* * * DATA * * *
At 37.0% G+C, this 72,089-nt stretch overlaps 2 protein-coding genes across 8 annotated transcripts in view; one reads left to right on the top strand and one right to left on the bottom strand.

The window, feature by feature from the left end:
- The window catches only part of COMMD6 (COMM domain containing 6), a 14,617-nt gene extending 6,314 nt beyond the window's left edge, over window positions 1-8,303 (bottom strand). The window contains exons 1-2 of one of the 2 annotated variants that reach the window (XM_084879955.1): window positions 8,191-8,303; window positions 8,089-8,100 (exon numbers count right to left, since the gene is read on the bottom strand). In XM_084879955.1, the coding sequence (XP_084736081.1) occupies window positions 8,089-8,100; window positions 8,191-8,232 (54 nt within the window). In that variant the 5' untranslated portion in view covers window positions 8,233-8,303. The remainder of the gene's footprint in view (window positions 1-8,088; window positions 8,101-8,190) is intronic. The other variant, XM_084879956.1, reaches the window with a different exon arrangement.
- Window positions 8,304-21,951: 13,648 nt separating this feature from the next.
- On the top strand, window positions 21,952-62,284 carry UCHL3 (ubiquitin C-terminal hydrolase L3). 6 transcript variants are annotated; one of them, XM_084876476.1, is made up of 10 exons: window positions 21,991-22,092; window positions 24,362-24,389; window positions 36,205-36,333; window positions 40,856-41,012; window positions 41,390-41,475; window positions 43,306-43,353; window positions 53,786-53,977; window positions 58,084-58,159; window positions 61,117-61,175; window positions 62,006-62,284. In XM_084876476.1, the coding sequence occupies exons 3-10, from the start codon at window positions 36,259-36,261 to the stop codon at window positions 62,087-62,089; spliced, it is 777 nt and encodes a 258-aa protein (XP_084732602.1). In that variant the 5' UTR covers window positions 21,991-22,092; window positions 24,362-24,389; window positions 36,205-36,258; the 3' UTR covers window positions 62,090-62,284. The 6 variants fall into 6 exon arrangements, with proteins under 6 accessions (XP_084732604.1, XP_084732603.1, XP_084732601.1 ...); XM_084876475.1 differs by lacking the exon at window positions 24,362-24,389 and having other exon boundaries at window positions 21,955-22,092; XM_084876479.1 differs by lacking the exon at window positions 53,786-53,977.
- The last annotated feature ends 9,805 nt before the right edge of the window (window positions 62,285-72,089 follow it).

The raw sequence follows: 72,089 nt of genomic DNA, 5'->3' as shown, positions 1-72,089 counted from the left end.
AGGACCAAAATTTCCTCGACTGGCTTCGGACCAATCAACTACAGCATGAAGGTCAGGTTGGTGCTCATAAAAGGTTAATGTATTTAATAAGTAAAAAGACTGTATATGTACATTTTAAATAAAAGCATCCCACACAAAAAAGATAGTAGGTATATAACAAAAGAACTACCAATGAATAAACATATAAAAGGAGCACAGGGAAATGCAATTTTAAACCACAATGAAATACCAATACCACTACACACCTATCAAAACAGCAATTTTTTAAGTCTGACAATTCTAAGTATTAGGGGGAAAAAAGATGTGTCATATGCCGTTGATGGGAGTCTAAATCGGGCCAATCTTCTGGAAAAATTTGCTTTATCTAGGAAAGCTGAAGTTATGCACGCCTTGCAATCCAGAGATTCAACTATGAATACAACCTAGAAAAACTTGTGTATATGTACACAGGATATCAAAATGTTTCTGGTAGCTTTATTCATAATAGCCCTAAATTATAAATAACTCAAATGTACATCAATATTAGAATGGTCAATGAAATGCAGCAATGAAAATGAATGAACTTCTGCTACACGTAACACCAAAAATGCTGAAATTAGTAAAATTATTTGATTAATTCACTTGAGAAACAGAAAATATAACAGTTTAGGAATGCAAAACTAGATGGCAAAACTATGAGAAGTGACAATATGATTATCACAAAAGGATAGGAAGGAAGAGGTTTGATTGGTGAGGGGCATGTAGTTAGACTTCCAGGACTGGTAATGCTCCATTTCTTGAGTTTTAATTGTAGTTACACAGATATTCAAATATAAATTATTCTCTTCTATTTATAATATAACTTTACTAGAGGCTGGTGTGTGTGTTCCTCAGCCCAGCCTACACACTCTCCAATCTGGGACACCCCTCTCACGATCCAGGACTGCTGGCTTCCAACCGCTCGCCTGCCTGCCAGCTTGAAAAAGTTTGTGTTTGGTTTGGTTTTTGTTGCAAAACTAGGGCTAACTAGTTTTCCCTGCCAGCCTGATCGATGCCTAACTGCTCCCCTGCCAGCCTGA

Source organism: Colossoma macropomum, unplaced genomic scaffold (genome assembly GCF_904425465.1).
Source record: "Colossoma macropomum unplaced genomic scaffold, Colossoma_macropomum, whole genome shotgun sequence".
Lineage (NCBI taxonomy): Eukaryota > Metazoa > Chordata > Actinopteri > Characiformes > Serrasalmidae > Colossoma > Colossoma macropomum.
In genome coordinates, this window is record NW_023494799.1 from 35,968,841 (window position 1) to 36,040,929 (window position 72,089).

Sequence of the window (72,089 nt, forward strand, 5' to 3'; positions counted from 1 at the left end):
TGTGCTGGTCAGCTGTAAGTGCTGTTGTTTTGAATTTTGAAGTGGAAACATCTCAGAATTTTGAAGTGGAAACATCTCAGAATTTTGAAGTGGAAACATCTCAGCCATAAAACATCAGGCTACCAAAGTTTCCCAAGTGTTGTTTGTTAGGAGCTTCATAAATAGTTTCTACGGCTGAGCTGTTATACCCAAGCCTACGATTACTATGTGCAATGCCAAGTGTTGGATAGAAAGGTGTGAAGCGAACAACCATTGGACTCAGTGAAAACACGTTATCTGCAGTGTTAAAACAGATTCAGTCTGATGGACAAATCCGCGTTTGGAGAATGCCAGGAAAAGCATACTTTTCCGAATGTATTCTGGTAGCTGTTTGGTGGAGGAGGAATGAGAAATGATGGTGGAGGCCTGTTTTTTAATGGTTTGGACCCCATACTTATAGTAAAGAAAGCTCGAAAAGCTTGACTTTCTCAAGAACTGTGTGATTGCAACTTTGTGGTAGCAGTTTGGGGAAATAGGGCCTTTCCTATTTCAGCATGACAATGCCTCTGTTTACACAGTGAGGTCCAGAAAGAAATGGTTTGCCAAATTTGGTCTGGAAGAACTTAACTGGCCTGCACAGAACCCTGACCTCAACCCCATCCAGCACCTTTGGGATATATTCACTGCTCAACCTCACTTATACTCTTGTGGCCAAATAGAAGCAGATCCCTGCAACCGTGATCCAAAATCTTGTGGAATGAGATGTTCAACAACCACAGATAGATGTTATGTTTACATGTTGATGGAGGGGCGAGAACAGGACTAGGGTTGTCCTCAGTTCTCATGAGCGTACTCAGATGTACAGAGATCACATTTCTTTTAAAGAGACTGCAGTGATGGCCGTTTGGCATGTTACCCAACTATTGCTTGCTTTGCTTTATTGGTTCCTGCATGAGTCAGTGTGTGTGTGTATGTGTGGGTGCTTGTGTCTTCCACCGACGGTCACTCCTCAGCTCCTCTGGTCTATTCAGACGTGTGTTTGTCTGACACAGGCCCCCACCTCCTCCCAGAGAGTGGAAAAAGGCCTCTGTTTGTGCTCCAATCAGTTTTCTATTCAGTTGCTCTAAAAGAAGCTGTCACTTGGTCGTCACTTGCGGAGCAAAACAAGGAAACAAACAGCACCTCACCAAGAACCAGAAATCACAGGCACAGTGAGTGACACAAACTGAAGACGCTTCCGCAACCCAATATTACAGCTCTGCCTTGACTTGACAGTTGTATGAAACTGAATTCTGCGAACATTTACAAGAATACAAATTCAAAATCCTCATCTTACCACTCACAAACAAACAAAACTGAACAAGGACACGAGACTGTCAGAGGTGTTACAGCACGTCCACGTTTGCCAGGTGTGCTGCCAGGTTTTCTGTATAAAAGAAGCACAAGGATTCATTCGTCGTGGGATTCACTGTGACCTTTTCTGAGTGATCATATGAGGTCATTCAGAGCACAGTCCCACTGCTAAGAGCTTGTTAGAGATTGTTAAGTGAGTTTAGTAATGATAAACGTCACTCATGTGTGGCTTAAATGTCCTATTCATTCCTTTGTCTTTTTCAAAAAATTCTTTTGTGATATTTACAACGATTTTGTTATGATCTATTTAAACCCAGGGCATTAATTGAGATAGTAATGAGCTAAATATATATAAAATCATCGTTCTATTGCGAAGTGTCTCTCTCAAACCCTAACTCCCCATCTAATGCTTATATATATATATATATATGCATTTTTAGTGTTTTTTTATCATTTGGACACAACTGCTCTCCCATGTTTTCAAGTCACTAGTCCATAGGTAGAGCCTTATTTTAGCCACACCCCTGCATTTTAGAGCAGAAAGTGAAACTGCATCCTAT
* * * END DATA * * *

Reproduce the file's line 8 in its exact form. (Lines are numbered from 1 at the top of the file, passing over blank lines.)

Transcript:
AGGACCAAAATTTCCTCGACTGGCTTCGGACCAATCAACTACAGCATGAAGGTCAGGTTGGTGCTCATAAAAGGTTAATGTATTTAATAAGTAAAAAGACTGTATATGTACATTTTAAATAAAAGCATCCCACACAAAAAAGATAGTAGGTATATAACAAAAGAACTACCAATGAATAAACATATAAAAGGAGCACAGGGAAATGCAATTTTAAACCACAATGAAATACCAATACCACTACACACCTATCAAAACAGCAATTTTTTAAGTCTGACAATTCTAAGTATTAGGGGGAAAAAAGATGTGTCATATGCCGTTGATGGGAGTCTAAATCGGGCCAATCTTCTGGAAAAATTTGCTTTATCTAGGAAAGCTGAAGTTATGCACGCCTTGCAATCCAGAGATTCAACTATGAATACAACCTAGAAAAACTTGTGTATATGTACACAGGATATCAAAATGTTTCTGGTAGCTTTATTCATAATAGCCCTAAATTATAAATAACTCAAATGTACATCAATATTAGAATGGTCAATGAAATGCAGCAATGAAAATGAATGAACTTCTGCTACACGTAACACCAAAAATGCTGAAATTAGTAAAATTATTTGATTAATTCACTTGAGAAACAGAAAATATAACAGTTTAGGAATGCAAAACTAGATGGCAAAACTATGAGAAGTGACAATATGATTATCACAAAAGGATAGGAAGGAAGAGGTTTGATTGGTGAGGGGCATGTAGTTAGACTTCCAGGACTGGTAATGCTCCATTTCTTGAGTTTTAATTGTAGTTACACAGATATTCAAATATAAATTATTCTCTTCTATTTATAATATAACTTTACTAGAGGCTGGTGTGTGTGTTCCTCAGCCCAGCCTACACACTCTCCAATCTGGGACACCCCTCTCACGATCCAGGACTGCTGGCTTCCAACCGCTCGCCTGCCTGCCAGCTTGAAAAAGTTTGTGTTTGGTTTGGTTTTTGTTGCAAAACTAGGGCTAACTAGTTTTCCCTGCCAGCCTGATCGATGCCTAACTGCTCCCCTGCCAGCCTGA